Critical thinking came up twice last week for me. It’s something that I’ve often thought about and wanted to see more of in society generally but I’ve never really sat down and thought about where we learn it (if we do at all) and who has the responsibility for teaching us.
The first thing that sparked this train of thought was while I was presenting about developing learning culture to a group of leaders within an organisation. We were talking about what a learning culture would look like for them: what did it feel like, what support was needed, etc. During this group activity I overheard one of the leaders say to the group – “We just really need to teach people how to think. Our people need to learn to think critically.” This gave me pause for thought for a number of reasons. I first thought that it was a good thing to hear, in a way, because it was starting to go to the heart of learning-to-learn, an area that I am passionate about. I then started to think though about whether it was really the responsibility of organisational learning professionals to teach people “how to think”. How would we go about it for a start? Universities are supposed to produce graduates who can think critically but in my experience lecturing and tutoring I can safely say that even after three years of university level education only around 50% (if you’re lucky) graduates can actually think critically based on the essays I’ve marked.
The second event that got me thinking about critical thinking as a skill was at a dinner. I was seated next to someone I don’t know very well and the conversation turned to a new appliance that she had bought and that some of the others were also thinking of purchasing. This thingy basically did everything but eat the food for you and enabled wonderful things to be made from scratch. Anyway, the conversation then moved on a bit to how it was better to feed one’s children fresh food that you knew the provenance of. No arguments here so far. All sounds good. The opinions started to get a little more out there however, with the lady in question telling us earnestly about how many cancer-causing agents were in our food, etc, etc. As far as I know all this is correct. I haven’t done the research. The thing that worried me though was finding out where she got her information from. When someone expressed surprise at how much research this lady had done she revealed her sources as the saleswoman who sold her the whizz-bang appliance and an iPhone App. This is a long-winded way of getting to the point where I wondered about this lady’s critical thinking skills. When I heard where the information came from I started thinking about its reliability, whether those providing the information maybe had a vested interested in providing it, etc, etc.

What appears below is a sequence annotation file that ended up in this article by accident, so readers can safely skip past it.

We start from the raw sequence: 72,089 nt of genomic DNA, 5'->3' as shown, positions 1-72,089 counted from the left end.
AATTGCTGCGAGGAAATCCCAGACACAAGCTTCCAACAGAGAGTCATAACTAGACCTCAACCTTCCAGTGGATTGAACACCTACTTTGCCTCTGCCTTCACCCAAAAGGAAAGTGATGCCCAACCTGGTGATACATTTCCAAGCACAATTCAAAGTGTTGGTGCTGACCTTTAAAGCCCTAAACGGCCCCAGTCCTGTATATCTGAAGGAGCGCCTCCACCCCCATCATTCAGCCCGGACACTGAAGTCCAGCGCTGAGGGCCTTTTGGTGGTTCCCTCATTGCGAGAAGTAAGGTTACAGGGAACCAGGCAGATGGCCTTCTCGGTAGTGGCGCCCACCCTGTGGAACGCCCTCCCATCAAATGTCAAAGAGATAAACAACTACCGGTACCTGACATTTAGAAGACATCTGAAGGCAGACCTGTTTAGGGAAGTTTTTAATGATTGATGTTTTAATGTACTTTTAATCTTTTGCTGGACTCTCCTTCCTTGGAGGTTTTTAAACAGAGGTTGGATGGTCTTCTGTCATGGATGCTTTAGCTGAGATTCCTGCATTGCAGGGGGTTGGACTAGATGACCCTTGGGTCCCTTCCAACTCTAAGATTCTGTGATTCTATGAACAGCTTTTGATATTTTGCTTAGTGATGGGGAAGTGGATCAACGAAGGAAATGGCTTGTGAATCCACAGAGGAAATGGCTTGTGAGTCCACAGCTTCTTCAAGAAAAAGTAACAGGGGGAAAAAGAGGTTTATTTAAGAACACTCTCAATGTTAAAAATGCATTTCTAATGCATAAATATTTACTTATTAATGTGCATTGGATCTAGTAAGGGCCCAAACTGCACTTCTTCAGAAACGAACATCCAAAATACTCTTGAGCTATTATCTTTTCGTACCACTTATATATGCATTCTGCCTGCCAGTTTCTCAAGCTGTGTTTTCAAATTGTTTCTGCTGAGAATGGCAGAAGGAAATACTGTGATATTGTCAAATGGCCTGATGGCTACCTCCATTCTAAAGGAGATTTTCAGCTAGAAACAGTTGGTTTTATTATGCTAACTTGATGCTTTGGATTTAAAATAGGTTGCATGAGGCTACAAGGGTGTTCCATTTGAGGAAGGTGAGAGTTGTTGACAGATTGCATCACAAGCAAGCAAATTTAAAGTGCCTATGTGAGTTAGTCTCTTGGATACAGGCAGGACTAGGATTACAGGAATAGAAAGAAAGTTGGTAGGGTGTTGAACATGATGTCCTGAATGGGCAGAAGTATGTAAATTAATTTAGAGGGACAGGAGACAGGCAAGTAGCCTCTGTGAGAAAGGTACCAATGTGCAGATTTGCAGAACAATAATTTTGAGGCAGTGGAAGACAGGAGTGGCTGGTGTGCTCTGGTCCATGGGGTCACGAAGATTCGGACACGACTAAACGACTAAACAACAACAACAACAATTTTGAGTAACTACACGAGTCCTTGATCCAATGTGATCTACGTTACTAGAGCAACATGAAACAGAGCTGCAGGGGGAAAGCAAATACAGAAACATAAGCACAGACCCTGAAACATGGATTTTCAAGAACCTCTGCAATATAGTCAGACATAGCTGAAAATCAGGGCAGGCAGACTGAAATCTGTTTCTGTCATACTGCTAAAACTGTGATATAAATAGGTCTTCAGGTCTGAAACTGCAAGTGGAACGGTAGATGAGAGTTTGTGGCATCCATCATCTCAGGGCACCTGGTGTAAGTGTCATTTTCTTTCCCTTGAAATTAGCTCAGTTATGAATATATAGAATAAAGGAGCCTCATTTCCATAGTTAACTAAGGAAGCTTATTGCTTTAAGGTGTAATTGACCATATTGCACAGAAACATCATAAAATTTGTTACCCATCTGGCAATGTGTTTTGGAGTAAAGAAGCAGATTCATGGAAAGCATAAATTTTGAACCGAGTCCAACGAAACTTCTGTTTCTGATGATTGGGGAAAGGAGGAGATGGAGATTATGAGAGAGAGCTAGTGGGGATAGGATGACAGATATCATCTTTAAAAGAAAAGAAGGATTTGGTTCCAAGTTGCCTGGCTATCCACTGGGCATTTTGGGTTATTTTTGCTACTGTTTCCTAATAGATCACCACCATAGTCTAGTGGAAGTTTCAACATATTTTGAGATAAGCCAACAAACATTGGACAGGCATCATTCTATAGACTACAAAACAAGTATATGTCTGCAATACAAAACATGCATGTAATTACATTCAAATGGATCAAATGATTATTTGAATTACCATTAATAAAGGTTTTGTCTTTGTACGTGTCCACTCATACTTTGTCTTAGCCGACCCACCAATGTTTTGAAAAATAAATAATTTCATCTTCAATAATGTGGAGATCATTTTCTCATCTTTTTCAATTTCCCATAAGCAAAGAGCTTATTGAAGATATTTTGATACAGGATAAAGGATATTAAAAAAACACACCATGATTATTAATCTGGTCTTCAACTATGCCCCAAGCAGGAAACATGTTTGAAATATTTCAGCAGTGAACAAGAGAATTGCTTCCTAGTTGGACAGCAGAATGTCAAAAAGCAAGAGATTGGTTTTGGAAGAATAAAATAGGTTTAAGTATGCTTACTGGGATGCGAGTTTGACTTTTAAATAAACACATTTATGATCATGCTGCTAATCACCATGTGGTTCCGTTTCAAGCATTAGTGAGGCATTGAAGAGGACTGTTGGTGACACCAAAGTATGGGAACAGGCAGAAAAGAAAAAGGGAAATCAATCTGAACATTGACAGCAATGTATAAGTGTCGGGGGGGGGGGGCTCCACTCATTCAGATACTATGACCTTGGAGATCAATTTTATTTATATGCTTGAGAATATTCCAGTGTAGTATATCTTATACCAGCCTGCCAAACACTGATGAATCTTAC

The summary to all this is that critical thinking is definitely a skill that people need, both at work and outside of work, but where and how is it learned? Can we even teach it? Is it something that you develop based on certain experiences? Are we born with the skill? It’s an interesting question for something so…well…critical.